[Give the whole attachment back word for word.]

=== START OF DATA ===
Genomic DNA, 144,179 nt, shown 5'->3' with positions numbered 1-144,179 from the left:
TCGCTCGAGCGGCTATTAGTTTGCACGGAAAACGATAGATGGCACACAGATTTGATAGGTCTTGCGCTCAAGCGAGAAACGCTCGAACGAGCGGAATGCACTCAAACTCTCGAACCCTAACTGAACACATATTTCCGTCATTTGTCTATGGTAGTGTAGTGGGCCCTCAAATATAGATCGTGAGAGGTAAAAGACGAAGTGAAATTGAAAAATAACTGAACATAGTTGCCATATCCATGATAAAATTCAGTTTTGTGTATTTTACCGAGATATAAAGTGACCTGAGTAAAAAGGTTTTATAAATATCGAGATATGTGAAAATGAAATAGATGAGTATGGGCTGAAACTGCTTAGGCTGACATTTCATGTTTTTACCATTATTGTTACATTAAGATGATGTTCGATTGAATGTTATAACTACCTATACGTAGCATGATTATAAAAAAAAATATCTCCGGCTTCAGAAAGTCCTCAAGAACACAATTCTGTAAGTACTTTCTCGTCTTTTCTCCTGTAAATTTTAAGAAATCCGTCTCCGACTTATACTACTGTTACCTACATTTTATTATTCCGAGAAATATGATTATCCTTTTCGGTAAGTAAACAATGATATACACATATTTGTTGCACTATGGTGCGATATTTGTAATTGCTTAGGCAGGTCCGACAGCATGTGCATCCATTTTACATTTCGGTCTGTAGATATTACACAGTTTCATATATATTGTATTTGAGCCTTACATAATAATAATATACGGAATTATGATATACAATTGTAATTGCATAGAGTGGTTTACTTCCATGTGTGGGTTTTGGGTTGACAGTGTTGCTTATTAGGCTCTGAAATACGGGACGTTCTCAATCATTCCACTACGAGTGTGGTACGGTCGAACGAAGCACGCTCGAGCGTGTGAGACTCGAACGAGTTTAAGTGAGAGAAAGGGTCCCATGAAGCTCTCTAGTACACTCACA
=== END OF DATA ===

Genomic DNA, 144,179 nt, shown 5'->3' with positions numbered 1-144,179 from the left:
TCGCTCGAGCGGCTATTAGTTTGCACGGAAAACGATAGATGGCACACAGATTTGATAGGTCTTGCGCTCAAGCGAGAAACGCTCGAACGAGCGGAATGCACTCAAACTCTCGAACCCTAACTGAACACATATTTCCGTCATTTGTCTATGGTAGTGTAGTGGGCCCTCAAATATAGATCGTGAGAGGTAAAAGACGAAGTGAAATTGAAAAATAACTGAACATAGTTGCCATATCCATGATAAAATTCAGTTTTGTGTATTTTACCGAGATATAAAGTGACCTGAGTAAAAAGGTTTTATAAATATCGAGATATGTGAAAATGAAATAGATGAGTATGGGCTGAAACTGCTTAGGCTGACATTTCATGTTTTTACCATTATTGTTACATTAAGATGATGTTCGATTGAATGTTATAACTACCTATACGTAGCATGATTATAAAAAAAAATATCTCCGGCTTCAGAAAGTCCTCAAGAACACAATTCTGTAAGTACTTTCTCGTCTTTTCTCCTGTAAATTTTAAGAAATCCGTCTCCGACTTATACTACTGTTACCTACATTTTATTATTCCGAGAAATATGATTATCCTTTTCGGTAAGTAAACAATGATATACACATATTTGTTGCACTATGGTGCGATATTTGTAATTGCTTAGGCAGGTCCGACAGCATGTGCATCCATTTTACATTTCGGTCTGTAGATATTACACAGTTTCATATATATTGTATTTGAGCCTTACATAATAATAATATACGGAATTATGATATACAATTGTAATTGCATAGAGTGGTTTACTTCCATGTGTGGGTTTTGGGTTGACAGTGTTGCTTATTAGGCTCTGAAATACGGGACGTTCTCAATCATTCCACTACGAGTGTGGTACGGTCGAACGAAGCACGCTCGAGCGTGTGAGACTCGAACGAGTTTAAGTGAGAGAAAGGGTCCCATGAAGCTCTCTAGTACACTCACA